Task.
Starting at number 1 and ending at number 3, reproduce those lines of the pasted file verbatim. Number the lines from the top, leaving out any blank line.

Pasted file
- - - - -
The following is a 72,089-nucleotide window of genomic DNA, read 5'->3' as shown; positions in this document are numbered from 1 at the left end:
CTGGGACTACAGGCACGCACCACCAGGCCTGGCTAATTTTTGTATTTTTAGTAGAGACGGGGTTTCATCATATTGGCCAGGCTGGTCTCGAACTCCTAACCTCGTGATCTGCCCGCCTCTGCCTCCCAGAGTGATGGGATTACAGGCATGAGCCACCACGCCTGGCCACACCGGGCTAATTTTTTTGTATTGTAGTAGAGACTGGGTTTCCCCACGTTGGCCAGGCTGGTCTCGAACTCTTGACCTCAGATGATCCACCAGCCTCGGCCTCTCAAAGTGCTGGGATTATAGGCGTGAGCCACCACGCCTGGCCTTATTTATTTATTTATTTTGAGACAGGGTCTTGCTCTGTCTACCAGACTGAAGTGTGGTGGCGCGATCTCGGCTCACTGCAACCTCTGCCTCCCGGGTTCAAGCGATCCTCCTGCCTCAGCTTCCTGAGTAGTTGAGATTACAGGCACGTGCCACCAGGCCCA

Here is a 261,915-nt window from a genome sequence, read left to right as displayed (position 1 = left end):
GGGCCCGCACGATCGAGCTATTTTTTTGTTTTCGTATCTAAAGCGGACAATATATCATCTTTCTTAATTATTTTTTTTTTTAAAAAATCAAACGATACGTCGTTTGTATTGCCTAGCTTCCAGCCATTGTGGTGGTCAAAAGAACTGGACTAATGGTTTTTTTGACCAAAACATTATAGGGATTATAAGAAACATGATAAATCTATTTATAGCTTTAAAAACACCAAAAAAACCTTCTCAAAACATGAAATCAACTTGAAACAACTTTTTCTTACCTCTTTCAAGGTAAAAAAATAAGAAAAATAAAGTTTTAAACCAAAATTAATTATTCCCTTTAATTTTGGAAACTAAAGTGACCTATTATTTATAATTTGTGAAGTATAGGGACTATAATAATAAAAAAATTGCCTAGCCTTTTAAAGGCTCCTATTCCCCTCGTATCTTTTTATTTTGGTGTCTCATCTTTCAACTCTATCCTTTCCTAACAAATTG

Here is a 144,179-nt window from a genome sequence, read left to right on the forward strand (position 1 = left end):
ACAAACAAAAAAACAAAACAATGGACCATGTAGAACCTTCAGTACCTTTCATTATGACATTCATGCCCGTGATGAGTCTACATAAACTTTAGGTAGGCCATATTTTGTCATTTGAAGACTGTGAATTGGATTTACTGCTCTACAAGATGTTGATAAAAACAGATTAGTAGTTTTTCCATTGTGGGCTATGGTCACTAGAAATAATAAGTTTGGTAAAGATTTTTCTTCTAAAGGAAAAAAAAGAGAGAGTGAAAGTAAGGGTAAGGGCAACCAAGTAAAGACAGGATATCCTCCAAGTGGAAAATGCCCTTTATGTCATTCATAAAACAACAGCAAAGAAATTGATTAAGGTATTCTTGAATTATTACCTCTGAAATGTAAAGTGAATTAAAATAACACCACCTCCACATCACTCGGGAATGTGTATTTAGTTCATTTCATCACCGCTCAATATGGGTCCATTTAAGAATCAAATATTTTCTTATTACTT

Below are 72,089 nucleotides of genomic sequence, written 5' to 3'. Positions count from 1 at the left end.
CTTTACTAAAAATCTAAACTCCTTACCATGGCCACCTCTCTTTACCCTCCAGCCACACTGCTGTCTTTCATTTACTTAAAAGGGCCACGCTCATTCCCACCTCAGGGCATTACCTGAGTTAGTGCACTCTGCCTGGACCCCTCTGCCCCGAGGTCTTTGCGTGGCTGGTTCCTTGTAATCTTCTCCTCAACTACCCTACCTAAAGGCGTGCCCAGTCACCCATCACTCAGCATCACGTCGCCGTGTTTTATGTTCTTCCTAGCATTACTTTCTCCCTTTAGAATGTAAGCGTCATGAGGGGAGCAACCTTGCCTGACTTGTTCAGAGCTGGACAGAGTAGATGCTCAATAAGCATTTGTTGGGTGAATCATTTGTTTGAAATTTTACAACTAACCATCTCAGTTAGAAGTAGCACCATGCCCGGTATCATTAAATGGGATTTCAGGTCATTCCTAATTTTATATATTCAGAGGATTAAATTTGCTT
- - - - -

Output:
The following is a 72,089-nucleotide window of genomic DNA, read 5'->3' as shown; positions in this document are numbered from 1 at the left end:
CTGGGACTACAGGCACGCACCACCAGGCCTGGCTAATTTTTGTATTTTTAGTAGAGACGGGGTTTCATCATATTGGCCAGGCTGGTCTCGAACTCCTAACCTCGTGATCTGCCCGCCTCTGCCTCCCAGAGTGATGGGATTACAGGCATGAGCCACCACGCCTGGCCACACCGGGCTAATTTTTTTGTATTGTAGTAGAGACTGGGTTTCCCCACGTTGGCCAGGCTGGTCTCGAACTCTTGACCTCAGATGATCCACCAGCCTCGGCCTCTCAAAGTGCTGGGATTATAGGCGTGAGCCACCACGCCTGGCCTTATTTATTTATTTATTTTGAGACAGGGTCTTGCTCTGTCTACCAGACTGAAGTGTGGTGGCGCGATCTCGGCTCACTGCAACCTCTGCCTCCCGGGTTCAAGCGATCCTCCTGCCTCAGCTTCCTGAGTAGTTGAGATTACAGGCACGTGCCACCAGGCCCA

Here is a 261,915-nt window from a genome sequence, read left to right as displayed (position 1 = left end):